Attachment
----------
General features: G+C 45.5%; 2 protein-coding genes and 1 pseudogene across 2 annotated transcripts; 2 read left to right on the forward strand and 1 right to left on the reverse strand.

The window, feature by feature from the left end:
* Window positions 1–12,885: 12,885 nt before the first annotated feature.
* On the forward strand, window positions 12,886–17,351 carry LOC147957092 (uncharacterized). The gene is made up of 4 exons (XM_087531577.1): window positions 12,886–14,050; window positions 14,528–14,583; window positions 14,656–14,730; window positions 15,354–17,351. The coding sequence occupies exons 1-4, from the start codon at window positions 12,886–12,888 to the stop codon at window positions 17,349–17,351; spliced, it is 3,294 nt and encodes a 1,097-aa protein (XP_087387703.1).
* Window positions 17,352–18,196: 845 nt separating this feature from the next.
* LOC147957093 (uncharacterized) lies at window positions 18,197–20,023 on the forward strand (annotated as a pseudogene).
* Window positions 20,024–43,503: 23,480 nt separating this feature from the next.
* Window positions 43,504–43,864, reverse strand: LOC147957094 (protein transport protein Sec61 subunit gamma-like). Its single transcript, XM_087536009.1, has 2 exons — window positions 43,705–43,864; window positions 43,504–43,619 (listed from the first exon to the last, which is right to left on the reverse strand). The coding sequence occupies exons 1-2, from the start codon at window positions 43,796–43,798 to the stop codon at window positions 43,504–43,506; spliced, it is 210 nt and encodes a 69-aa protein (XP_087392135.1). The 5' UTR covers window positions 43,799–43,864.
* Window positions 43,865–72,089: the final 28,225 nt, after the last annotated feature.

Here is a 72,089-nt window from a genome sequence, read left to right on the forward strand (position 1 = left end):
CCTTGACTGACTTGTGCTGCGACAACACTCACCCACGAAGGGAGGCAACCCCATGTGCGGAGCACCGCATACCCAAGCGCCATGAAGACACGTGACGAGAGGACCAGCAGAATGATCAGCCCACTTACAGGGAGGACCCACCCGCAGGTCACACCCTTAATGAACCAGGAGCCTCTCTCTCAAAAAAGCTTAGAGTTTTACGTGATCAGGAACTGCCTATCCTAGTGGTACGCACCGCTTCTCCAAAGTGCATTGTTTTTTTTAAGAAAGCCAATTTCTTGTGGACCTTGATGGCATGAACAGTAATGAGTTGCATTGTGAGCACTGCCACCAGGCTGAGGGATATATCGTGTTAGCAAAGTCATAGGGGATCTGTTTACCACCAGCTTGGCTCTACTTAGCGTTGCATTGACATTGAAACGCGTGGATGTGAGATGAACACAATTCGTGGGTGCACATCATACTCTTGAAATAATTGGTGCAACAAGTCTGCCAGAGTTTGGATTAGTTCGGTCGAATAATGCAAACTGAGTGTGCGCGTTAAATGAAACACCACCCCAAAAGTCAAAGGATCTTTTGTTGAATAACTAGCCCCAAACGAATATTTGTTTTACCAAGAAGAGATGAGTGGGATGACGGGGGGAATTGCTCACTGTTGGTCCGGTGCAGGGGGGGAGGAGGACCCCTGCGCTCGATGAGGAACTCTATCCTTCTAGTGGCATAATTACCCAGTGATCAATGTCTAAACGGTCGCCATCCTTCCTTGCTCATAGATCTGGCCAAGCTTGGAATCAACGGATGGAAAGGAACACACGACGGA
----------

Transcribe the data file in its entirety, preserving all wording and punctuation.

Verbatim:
General features: G+C 45.5%; 2 protein-coding genes and 1 pseudogene across 2 annotated transcripts; 2 read left to right on the forward strand and 1 right to left on the reverse strand.

The window, feature by feature from the left end:
* Window positions 1–12,885: 12,885 nt before the first annotated feature.
* On the forward strand, window positions 12,886–17,351 carry LOC147957092 (uncharacterized). The gene is made up of 4 exons (XM_087531577.1): window positions 12,886–14,050; window positions 14,528–14,583; window positions 14,656–14,730; window positions 15,354–17,351. The coding sequence occupies exons 1-4, from the start codon at window positions 12,886–12,888 to the stop codon at window positions 17,349–17,351; spliced, it is 3,294 nt and encodes a 1,097-aa protein (XP_087387703.1).
* Window positions 17,352–18,196: 845 nt separating this feature from the next.
* LOC147957093 (uncharacterized) lies at window positions 18,197–20,023 on the forward strand (annotated as a pseudogene).
* Window positions 20,024–43,503: 23,480 nt separating this feature from the next.
* Window positions 43,504–43,864, reverse strand: LOC147957094 (protein transport protein Sec61 subunit gamma-like). Its single transcript, XM_087536009.1, has 2 exons — window positions 43,705–43,864; window positions 43,504–43,619 (listed from the first exon to the last, which is right to left on the reverse strand). The coding sequence occupies exons 1-2, from the start codon at window positions 43,796–43,798 to the stop codon at window positions 43,504–43,506; spliced, it is 210 nt and encodes a 69-aa protein (XP_087392135.1). The 5' UTR covers window positions 43,799–43,864.
* Window positions 43,865–72,089: the final 28,225 nt, after the last annotated feature.

Here is a 72,089-nt window from a genome sequence, read left to right on the forward strand (position 1 = left end):
CCTTGACTGACTTGTGCTGCGACAACACTCACCCACGAAGGGAGGCAACCCCATGTGCGGAGCACCGCATACCCAAGCGCCATGAAGACACGTGACGAGAGGACCAGCAGAATGATCAGCCCACTTACAGGGAGGACCCACCCGCAGGTCACACCCTTAATGAACCAGGAGCCTCTCTCTCAAAAAAGCTTAGAGTTTTACGTGATCAGGAACTGCCTATCCTAGTGGTACGCACCGCTTCTCCAAAGTGCATTGTTTTTTTTAAGAAAGCCAATTTCTTGTGGACCTTGATGGCATGAACAGTAATGAGTTGCATTGTGAGCACTGCCACCAGGCTGAGGGATATATCGTGTTAGCAAAGTCATAGGGGATCTGTTTACCACCAGCTTGGCTCTACTTAGCGTTGCATTGACATTGAAACGCGTGGATGTGAGATGAACACAATTCGTGGGTGCACATCATACTCTTGAAATAATTGGTGCAACAAGTCTGCCAGAGTTTGGATTAGTTCGGTCGAATAATGCAAACTGAGTGTGCGCGTTAAATGAAACACCACCCCAAAAGTCAAAGGATCTTTTGTTGAATAACTAGCCCCAAACGAATATTTGTTTTACCAAGAAGAGATGAGTGGGATGACGGGGGGAATTGCTCACTGTTGGTCCGGTGCAGGGGGGGAGGAGGACCCCTGCGCTCGATGAGGAACTCTATCCTTCTAGTGGCATAATTACCCAGTGATCAATGTCTAAACGGTCGCCATCCTTCCTTGCTCATAGATCTGGCCAAGCTTGGAATCAACGGATGGAAAGGAACACACGACGGA